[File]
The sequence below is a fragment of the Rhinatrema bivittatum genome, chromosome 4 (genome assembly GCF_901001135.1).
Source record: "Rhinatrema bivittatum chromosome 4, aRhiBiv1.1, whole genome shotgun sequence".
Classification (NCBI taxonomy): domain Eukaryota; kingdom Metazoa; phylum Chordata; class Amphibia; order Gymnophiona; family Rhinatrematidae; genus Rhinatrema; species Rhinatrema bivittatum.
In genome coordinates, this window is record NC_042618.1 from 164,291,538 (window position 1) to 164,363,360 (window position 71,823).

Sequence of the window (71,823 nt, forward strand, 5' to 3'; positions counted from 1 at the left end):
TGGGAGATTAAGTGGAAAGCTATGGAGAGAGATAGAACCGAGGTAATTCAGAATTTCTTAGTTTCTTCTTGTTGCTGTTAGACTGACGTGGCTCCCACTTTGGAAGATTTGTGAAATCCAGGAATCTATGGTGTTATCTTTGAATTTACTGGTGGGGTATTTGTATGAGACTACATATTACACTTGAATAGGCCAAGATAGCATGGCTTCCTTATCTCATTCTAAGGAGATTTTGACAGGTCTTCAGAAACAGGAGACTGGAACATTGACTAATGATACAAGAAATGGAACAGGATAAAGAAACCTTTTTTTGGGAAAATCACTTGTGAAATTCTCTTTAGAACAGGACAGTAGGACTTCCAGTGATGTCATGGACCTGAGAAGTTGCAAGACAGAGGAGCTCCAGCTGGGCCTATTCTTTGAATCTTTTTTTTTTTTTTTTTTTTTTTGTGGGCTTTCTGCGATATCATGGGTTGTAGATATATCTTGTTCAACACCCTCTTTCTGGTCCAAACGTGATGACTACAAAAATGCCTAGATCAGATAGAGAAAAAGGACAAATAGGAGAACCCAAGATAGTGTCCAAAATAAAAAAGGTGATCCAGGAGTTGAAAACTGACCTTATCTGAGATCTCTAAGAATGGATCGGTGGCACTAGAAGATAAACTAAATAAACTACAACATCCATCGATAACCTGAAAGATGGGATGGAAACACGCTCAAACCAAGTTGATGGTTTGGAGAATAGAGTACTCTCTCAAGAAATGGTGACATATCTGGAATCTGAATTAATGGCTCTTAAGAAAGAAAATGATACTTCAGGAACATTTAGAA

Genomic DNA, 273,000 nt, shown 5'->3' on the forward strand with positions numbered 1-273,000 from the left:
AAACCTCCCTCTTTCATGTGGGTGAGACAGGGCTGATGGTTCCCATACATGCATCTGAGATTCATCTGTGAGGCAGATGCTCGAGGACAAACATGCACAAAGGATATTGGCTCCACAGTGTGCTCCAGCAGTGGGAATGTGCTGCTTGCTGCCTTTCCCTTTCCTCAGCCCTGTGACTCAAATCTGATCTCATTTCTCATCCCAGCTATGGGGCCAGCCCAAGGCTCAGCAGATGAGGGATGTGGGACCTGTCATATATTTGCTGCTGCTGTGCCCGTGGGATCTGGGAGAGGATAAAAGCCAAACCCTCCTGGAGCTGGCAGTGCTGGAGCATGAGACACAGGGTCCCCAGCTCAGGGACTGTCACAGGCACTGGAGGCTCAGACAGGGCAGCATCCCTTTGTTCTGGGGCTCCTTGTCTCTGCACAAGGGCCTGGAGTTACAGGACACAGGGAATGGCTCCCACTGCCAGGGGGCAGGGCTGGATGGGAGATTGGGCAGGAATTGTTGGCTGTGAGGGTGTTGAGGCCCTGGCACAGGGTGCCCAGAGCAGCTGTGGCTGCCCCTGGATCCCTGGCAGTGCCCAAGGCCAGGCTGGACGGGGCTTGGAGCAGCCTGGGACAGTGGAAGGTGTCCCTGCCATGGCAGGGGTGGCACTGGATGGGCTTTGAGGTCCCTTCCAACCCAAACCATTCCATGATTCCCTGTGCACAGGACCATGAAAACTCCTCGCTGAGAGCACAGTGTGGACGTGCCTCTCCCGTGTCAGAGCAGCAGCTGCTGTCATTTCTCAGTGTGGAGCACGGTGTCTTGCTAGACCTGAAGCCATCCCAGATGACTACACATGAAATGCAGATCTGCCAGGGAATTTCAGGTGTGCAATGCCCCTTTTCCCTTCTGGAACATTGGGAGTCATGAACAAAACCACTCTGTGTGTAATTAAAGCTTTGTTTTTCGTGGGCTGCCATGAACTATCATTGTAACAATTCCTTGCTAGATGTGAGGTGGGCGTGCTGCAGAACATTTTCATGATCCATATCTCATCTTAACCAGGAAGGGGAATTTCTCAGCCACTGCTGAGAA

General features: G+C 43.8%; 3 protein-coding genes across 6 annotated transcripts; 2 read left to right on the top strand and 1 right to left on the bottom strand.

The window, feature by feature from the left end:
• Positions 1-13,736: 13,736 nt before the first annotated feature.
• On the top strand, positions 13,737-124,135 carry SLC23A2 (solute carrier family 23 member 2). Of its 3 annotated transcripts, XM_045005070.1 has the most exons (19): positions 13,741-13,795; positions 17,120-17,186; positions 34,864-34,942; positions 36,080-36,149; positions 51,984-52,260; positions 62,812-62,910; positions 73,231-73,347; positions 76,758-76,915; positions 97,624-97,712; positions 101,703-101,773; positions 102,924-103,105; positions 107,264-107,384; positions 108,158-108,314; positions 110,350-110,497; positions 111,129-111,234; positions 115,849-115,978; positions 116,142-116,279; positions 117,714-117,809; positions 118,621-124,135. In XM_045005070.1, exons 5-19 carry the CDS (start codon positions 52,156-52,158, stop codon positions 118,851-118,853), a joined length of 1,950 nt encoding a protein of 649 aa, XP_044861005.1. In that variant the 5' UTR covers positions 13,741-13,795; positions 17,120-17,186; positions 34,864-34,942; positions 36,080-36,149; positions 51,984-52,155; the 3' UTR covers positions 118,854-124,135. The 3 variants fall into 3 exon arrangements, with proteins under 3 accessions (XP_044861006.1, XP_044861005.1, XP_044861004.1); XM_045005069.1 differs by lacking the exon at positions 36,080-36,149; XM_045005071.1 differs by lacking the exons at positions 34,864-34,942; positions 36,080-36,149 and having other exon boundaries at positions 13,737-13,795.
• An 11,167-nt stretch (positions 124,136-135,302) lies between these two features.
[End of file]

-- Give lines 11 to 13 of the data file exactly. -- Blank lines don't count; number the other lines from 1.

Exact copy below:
• Positions 1-13,736: 13,736 nt before the first annotated feature.
• On the top strand, positions 13,737-124,135 carry SLC23A2 (solute carrier family 23 member 2). Of its 3 annotated transcripts, XM_045005070.1 has the most exons (19): positions 13,741-13,795; positions 17,120-17,186; positions 34,864-34,942; positions 36,080-36,149; positions 51,984-52,260; positions 62,812-62,910; positions 73,231-73,347; positions 76,758-76,915; positions 97,624-97,712; positions 101,703-101,773; positions 102,924-103,105; positions 107,264-107,384; positions 108,158-108,314; positions 110,350-110,497; positions 111,129-111,234; positions 115,849-115,978; positions 116,142-116,279; positions 117,714-117,809; positions 118,621-124,135. In XM_045005070.1, exons 5-19 carry the CDS (start codon positions 52,156-52,158, stop codon positions 118,851-118,853), a joined length of 1,950 nt encoding a protein of 649 aa, XP_044861005.1. In that variant the 5' UTR covers positions 13,741-13,795; positions 17,120-17,186; positions 34,864-34,942; positions 36,080-36,149; positions 51,984-52,155; the 3' UTR covers positions 118,854-124,135. The 3 variants fall into 3 exon arrangements, with proteins under 3 accessions (XP_044861006.1, XP_044861005.1, XP_044861004.1); XM_045005069.1 differs by lacking the exon at positions 36,080-36,149; XM_045005071.1 differs by lacking the exons at positions 34,864-34,942; positions 36,080-36,149 and having other exon boundaries at positions 13,737-13,795.
• An 11,167-nt stretch (positions 124,136-135,302) lies between these two features.